A professor at a Minnesota university argues that its union violates her free-speech rights by barring her from powerful committees because she is a vocal opponent of the union.
(CN) — A federal appeals court heard arguments on Tuesday in a case hinging on whether prohibiting a nonunion professor from decision-making committees the union oversees violates her constitutional right to free speech criticizing the union.
Kathleen Uradnik, a tenured political science professor at St. Cloud State University in St. Cloud, Minnesota, sued the Inter Faculty Organization, or IFO, in 2018, claiming the university union violated the First Amendment by not allowing her to participate in certain university committees because she refuses to join the union. This, she says, constitutes employment discrimination and unfairly disadvantages her based on her anti-union views despite the fact that she is a part of the bargaining unit it exclusively represents.
The IFO, certified in 1975 and representing almost 4,000 full-time and part-time employees, argued that Minnesota law and two recent U.S. Supreme Court cases related to union powers protects its internal democratic procedures and gives it the latitude make committee appointments, which are only given to IFO members.
In any case, the union says, Uradnik has not been forced to join the union, her speech has gone unabated and she has not faced any professional barriers due to not being a member of the committees, which make decisions on everything from faculty grants to student expulsions and curriculum changes.
The district court sided with the union, granted it summary judgment and denied Uradnik’s motion to amend her complaint as untimely. Uradnik appealed and the case landed in the Eighth Circuit, which has offices in St. Louis, Missouri, and St. Paul, Minnesota.
Arguing on Uradnik’s behalf at virtual oral arguments before a three-judge panel on Tuesday, Richard Raile of the BakerHostetler firm’s Washington office argued that since the union “does the government’s work,” his client is essentially being barred from a government job in the form of a committee appointment because she does not support the union controlling those appointments.
Raile argued the union “tilts the scales” for tenure and promotions toward union members and unlawfully grants state-allocated benefits and imposes burdens based on political association. The main question before the court, he said, is “whether these committees do the government’s work.” He argued they do, and therefore they cannot discriminate against Uradnik due to her politics.
Brendan Cummins, the IFO’s counsel with the Minneapolis-based Cummins & Cummins firm, argued plainly that Minnesota law and U.S. Supreme Court precedent holds that excluding nonunion faculty from things like university committees does not violate the First Amendment and protects the union’s meet-and-confer negotiation powers.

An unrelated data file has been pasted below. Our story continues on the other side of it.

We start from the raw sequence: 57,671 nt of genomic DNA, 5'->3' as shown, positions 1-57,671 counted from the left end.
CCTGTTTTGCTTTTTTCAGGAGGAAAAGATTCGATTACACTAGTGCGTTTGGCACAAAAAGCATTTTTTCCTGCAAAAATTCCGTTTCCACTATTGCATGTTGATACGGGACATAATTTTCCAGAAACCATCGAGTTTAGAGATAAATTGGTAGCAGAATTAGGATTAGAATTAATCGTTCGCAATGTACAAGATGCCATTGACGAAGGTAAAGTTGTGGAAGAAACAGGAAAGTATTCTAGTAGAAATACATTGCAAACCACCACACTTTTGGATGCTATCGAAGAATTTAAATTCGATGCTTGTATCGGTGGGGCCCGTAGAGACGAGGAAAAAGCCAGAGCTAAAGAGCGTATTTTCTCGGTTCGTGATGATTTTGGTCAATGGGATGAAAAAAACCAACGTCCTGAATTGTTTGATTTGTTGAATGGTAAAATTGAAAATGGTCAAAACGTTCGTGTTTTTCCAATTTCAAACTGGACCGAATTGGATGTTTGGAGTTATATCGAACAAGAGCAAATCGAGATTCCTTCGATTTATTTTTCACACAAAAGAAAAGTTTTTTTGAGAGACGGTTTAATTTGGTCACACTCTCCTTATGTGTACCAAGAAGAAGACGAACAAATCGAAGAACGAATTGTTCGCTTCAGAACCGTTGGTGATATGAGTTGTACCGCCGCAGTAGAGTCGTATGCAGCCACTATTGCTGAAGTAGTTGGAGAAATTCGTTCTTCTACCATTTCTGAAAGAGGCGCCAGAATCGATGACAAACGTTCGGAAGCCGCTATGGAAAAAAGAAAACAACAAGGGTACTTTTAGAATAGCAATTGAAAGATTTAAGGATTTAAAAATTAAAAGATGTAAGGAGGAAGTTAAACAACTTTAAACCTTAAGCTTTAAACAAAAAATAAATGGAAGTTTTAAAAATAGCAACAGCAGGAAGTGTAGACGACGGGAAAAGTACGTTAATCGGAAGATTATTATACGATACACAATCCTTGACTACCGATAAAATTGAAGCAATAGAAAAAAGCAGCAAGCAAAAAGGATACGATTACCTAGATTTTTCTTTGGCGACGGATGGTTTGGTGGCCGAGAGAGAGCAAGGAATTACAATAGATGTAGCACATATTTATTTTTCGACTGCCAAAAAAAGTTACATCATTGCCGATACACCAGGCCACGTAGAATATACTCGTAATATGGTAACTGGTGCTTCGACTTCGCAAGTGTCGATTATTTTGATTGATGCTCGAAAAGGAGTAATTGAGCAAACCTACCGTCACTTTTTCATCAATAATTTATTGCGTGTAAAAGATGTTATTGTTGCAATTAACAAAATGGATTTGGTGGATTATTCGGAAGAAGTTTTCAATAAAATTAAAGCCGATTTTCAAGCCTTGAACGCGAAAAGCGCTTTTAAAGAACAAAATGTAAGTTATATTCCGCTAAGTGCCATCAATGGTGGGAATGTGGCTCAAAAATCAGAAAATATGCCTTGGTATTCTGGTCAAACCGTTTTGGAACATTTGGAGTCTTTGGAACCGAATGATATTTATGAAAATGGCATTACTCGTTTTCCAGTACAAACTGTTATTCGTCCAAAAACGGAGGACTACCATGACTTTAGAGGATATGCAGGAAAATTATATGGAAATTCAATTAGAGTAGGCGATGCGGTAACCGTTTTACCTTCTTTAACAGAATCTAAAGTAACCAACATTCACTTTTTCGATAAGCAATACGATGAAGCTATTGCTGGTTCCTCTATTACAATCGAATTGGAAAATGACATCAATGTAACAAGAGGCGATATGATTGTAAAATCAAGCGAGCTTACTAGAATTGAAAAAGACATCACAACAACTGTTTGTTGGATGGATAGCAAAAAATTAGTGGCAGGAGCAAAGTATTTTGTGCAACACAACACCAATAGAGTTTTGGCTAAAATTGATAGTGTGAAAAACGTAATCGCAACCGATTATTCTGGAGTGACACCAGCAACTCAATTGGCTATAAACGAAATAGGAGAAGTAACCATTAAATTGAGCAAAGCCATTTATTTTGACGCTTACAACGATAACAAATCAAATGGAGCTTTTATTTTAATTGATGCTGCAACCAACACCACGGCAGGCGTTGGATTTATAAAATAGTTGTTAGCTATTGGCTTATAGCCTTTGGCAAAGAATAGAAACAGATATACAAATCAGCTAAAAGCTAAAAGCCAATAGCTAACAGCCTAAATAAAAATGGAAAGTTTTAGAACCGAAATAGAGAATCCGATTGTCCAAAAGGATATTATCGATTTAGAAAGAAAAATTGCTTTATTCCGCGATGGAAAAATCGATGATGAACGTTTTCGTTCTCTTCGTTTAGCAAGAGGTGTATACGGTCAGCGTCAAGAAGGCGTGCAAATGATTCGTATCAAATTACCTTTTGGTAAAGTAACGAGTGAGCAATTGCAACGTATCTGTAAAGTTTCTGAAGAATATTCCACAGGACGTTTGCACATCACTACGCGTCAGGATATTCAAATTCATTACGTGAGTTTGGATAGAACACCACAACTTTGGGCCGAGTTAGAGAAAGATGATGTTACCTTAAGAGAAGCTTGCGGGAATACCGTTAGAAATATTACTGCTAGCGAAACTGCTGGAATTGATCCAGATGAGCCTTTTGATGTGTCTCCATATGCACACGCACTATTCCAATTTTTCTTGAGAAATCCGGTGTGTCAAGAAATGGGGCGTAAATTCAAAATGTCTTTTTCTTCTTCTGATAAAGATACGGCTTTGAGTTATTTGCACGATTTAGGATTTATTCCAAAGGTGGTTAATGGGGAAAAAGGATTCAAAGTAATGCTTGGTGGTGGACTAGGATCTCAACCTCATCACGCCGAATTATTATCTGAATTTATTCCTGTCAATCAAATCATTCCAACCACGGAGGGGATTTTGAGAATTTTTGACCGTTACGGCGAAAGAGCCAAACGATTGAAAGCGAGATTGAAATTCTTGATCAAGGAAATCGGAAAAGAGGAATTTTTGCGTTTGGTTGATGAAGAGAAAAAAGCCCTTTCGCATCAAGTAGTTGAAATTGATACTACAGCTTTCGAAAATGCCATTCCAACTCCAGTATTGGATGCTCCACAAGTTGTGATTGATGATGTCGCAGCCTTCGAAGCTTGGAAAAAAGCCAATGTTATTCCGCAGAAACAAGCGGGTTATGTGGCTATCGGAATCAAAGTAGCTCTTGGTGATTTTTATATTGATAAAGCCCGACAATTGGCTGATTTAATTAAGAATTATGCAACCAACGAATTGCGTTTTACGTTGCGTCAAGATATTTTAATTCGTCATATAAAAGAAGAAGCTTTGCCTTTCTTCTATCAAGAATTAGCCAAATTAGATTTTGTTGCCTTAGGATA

Regardless, the union is not doing government jobs, Cummins said, and it is under no obligation to bring an anti-union voice like Uradnik’s into the fold because “it makes no sense to have someone opposed to the majority representation speak on its behalf.”
U.S. Circuit Judge Jane Kelly, a Barack Obama appointee, pushed Cummins to clarify his understanding of the difference between Uradnik’s two counts, which challenge the IFO’s status as the “exclusive representative” of bargaining unit members and the union’s policy of excluding nonunion members from committees. The district court did not reach the latter count and dismissed it as insufficiently pleaded.
Cummins said the counts were “almost identical” in their challenges to exclusive representation and that Uradnik waited inexcusably long to amend deficiencies in her second claim anyway after trying out a “test run” with the lower court.
Assistant Minnesota Attorney General Jacob Campion briefly appeared on behalf of the university and its board of trustees, pointing out that their argument largely overlaps with the union’s and Uradnik’s case bears no meaningful distinction from a fair reading of controlling case law that favors the union’s position.
Upon rebuttal, Raile hammered home that the union-appointed committees exercise considerable influence and give substantial power to a select few union members, ultimately arguing that “there is no constitutional right for an audience with the government.”
U.S. Circuit Judges Raymond Gruender and Steven Grasz, appointed by George W. Bush and Donald Trump, respectively, rounded out the three-judge panel on Tuesday.